The Diplomatic Agent and Consul General at Tangier (Blake) to the Secretary of State

No. 155

Sir: In reference to my despatch No. 107 of June 7, 1926, and to previous correspondence with the Department upon the Proposed [Page 755] Improvements to the Light of Cape Spartel, I have now the honor to report that a meeting of the International Commission of the Lighthouse was held at Tangier on December 29, 1926, to consider the replies of the various Governments to the questionnaire,31 transmitted in my No. 79 [92]32 and which formed the subject of the Department’s telegram No. 4 of May 17, 1925 [1926], 2 p.m.

At this meeting the Spanish Delegate proposed on behalf of his Government that the execution of the improvement works in question should be confided, not to the Public Works Department of the French Protectorate, as put forward at the last meeting of the International Commission, but to a special commission, composed of (1) a representative of the Public Works Department of the Spanish Zone, (2) a representative of the competent Department of the French Zone, and (3) a third member designated by the International Commission, and who should be neither French nor Spanish.

However when it was evident that this Spanish proposal would not be adopted, the Spanish Consul General stated that the main object of his Government in the premises was to conserve the International character of the Commission, and with this end in view, he subscribed to the point of view and reservations set forth in a memorandum of the Italian Representative, which had been read out at the meeting, regarding the conditions under which execution of the improvements by the technical services of the Zone of the French Protectorate, would be accepted.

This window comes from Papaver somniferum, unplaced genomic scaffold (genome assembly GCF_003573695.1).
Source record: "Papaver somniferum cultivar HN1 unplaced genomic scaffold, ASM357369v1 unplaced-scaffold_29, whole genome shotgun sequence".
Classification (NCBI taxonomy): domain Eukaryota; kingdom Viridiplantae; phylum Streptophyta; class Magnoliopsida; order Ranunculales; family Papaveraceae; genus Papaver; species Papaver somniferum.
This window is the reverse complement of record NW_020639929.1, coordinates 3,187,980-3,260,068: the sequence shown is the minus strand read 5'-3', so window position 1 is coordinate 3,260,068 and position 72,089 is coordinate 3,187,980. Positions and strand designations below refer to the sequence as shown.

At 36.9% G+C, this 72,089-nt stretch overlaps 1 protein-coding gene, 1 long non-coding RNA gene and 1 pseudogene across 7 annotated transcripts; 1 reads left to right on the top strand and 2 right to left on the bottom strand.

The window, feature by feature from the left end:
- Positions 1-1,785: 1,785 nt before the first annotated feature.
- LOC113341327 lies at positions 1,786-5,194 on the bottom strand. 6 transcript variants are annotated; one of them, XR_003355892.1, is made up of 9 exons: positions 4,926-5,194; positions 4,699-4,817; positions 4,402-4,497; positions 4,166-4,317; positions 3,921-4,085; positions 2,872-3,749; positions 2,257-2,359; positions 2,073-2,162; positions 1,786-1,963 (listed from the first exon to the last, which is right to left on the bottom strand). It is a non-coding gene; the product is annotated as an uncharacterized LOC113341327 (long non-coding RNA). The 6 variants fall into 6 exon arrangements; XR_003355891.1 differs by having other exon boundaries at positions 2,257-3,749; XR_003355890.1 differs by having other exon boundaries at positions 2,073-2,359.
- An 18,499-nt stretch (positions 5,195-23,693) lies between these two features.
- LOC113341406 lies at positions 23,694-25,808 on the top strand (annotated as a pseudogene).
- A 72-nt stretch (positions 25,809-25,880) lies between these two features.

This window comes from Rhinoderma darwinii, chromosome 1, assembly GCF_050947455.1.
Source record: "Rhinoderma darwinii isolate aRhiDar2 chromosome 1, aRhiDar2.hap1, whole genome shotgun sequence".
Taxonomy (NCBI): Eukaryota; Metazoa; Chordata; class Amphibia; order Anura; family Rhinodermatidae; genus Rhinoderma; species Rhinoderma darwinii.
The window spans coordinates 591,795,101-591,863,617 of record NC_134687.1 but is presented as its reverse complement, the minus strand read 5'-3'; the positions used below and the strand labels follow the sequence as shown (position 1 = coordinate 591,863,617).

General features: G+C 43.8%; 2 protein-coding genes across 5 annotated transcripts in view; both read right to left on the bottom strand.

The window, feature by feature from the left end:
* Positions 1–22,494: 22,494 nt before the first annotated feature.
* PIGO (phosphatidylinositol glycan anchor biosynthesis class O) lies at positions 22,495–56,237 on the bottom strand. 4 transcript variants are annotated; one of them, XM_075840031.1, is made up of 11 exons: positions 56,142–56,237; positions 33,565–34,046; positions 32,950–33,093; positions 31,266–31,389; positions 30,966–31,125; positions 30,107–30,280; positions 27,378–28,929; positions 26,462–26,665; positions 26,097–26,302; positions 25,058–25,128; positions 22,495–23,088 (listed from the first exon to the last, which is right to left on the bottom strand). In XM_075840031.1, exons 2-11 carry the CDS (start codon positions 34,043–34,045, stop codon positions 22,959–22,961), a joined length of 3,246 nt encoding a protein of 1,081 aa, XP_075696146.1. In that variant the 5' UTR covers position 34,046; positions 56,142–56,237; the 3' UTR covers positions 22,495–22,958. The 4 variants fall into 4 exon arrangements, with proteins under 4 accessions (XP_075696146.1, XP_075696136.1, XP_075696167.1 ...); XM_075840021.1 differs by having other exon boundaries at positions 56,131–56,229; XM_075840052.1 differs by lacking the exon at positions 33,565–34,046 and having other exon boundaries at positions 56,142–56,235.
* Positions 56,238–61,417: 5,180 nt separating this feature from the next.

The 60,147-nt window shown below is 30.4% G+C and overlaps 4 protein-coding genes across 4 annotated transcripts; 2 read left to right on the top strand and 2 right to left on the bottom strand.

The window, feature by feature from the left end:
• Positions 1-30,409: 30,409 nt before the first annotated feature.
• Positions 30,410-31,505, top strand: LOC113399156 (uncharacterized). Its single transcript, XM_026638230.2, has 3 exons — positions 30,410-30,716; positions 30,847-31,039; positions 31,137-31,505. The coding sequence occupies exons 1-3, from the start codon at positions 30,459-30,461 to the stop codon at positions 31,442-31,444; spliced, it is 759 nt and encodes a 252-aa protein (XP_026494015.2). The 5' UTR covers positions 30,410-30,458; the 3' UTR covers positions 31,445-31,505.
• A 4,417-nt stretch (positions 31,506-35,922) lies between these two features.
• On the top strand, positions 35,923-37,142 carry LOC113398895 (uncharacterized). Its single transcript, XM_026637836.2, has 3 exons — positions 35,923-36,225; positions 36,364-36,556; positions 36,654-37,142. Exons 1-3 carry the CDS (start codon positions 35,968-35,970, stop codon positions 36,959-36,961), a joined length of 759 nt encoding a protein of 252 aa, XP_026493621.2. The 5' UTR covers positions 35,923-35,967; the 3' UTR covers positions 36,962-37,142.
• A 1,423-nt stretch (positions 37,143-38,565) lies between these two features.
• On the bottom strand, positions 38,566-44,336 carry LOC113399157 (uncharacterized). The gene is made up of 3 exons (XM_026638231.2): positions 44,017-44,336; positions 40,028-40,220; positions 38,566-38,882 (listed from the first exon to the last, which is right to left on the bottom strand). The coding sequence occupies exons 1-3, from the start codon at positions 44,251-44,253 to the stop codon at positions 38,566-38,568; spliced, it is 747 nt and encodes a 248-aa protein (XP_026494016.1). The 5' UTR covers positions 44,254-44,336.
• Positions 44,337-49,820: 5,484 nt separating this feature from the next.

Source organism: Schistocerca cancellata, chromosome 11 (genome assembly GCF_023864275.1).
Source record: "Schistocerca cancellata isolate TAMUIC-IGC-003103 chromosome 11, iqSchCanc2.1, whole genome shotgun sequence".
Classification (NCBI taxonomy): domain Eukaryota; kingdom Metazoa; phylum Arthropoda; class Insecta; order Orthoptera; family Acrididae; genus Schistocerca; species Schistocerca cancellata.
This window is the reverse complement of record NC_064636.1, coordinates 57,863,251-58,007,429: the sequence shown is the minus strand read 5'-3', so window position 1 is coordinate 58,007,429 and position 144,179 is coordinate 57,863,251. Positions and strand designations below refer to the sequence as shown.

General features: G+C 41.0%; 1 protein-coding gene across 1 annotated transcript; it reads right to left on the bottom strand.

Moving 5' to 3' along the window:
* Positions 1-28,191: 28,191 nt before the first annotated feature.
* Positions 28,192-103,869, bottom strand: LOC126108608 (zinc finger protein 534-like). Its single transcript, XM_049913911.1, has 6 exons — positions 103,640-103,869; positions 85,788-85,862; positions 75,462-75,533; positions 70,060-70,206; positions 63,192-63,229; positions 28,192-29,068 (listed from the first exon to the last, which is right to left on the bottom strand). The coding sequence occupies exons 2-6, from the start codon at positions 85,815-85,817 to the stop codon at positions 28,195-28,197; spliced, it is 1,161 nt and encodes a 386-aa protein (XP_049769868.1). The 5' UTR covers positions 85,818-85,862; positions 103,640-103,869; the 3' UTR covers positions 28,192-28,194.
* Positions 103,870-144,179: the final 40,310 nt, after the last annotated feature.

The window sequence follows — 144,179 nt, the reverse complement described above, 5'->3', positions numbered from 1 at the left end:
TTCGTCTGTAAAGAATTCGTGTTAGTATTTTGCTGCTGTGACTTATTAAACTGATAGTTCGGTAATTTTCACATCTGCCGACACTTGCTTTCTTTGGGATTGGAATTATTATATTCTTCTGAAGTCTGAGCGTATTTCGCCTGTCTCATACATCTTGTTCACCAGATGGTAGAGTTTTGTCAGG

The Department will be interested to be informed that the minutes of the meeting record the aforementioned views of the Italian Government as being substantially those formulated by the Government of the United States. As a matter of fact, apart from unimportant differences in wording the note submitted to the International Commission on behalf of the American Government (see enclosure to my Despatch No. 107 of June 7, 1926) and that communicated by the Italian Government are identical in tenor, the American conditions having been laid some 3 months in advance of those formulated by the Italian Government. In other terms the Italian conditions constitute almost a verbatim copy of the American conditions.

The reservations of principle in regard to procedure embodied in these notes have therefore been adopted by the International Commission.

It was apparent however that, so far as concerns the technical decisions to be taken, there still existed divergencies of opinion, and [Page 756] in this connection, Mr. Fayard, the Representative of the Shereefian Government presented to the meeting a Memorandum for the consideration of the various Powers represented. It was agreed that this Memorandum should be submitted by each member of the International Commission, to his Government, together with a request for telegraphic reply thereto.

A copy in the French text and in English translation, of Mr. Fayard’s note is attached hereto.33 It suggests that Mr. de Rouville, Engineer in Chief of the Lighthouses of France, should, through direct contact and correspondence, with the Directors of the lighthouses of other countries signatory to the Cape Spartel Lighthouse Convention, elaborate a common technical scheme of improvements, for submission to the International Commission at Tangier. This method, it is stated, would appear preferable, from standpoints of economy and expeditiousness, to the assembly, in Tangier, of a special technical commission, such as was constituted in 1914.

I venture to suggest that the procedure above outlined might be adopted without objection, providing due deference is paid to the reservations, formulated by the American and the Italian Governments, and adhered to by the International Commission in Tangier, and I would respectfully solicit the Department’s appropriate telegraphic instructions, after its perusal of the present report.

I have [etc.]

Maxwell Blake
  1. Not printed.
  2. Ante, p. 748.
  3. Not printed.